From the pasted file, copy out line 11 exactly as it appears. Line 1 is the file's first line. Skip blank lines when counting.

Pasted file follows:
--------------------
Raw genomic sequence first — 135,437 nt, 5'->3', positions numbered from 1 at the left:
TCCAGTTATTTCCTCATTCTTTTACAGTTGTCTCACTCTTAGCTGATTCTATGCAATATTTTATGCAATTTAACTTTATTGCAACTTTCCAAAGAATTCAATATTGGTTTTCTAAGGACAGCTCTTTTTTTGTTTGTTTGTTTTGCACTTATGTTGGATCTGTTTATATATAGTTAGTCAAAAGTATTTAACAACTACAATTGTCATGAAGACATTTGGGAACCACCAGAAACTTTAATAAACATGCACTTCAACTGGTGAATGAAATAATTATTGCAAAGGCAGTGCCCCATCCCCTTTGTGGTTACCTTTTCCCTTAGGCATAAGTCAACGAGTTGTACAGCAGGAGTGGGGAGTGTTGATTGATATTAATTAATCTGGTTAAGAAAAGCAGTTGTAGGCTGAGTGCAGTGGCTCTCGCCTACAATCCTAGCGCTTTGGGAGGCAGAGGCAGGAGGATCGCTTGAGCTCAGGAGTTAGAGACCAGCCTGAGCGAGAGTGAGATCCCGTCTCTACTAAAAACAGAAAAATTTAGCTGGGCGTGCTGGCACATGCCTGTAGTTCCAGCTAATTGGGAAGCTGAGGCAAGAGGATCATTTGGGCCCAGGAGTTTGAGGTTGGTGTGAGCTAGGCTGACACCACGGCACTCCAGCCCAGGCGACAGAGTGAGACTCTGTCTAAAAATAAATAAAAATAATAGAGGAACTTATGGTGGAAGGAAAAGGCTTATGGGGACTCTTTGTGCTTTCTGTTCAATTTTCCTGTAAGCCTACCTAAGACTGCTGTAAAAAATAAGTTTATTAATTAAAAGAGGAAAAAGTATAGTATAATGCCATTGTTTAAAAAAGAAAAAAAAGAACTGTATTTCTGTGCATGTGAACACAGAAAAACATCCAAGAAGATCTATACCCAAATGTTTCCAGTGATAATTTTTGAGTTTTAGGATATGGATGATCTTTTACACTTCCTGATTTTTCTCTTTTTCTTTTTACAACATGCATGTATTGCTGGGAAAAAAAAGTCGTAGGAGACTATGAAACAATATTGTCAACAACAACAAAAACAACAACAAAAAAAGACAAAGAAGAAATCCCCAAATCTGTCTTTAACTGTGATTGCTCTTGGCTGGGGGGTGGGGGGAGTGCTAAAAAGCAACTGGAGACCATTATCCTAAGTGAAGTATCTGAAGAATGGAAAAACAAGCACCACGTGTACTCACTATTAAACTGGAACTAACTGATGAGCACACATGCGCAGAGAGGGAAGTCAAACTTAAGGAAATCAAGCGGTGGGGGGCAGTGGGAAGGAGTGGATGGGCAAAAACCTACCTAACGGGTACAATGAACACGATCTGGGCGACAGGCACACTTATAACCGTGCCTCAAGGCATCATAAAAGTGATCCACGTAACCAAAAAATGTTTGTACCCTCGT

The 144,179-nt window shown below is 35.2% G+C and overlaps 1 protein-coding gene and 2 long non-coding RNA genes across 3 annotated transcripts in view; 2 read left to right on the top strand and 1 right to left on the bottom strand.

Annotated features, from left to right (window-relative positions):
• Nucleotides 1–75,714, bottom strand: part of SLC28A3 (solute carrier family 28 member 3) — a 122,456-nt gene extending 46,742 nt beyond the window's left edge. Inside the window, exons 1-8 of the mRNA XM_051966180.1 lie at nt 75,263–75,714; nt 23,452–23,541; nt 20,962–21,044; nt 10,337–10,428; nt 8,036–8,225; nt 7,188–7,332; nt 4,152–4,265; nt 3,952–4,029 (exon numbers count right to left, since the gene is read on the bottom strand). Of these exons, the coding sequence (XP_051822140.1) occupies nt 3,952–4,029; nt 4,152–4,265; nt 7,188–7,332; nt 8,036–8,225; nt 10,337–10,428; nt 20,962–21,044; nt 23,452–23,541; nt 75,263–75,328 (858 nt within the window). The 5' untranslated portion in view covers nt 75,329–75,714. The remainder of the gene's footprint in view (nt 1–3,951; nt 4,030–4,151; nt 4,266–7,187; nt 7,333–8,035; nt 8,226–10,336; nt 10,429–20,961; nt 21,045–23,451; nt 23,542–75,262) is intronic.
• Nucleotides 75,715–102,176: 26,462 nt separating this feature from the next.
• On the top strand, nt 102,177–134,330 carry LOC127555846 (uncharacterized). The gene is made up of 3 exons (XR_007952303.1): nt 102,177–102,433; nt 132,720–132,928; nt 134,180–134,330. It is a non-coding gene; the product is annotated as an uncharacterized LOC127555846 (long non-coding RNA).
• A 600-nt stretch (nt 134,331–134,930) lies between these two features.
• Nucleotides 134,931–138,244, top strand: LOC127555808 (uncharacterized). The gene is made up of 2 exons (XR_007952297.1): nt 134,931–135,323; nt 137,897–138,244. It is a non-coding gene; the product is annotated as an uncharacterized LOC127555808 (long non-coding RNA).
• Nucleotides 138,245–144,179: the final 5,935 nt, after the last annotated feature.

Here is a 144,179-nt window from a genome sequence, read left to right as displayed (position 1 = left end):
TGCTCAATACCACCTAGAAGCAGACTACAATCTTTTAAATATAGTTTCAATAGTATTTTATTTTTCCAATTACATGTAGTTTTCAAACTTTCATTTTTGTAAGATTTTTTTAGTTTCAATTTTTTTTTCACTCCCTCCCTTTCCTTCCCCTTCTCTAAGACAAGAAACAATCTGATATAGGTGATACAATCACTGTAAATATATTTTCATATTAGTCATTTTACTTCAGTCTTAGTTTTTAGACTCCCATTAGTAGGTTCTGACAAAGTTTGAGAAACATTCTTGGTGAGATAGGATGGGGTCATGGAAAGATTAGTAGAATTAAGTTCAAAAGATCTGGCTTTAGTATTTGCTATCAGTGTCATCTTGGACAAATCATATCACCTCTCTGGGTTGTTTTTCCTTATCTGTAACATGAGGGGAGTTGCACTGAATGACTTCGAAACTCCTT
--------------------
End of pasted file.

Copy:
Here is a 144,179-nt window from a genome sequence, read left to right as displayed (position 1 = left end):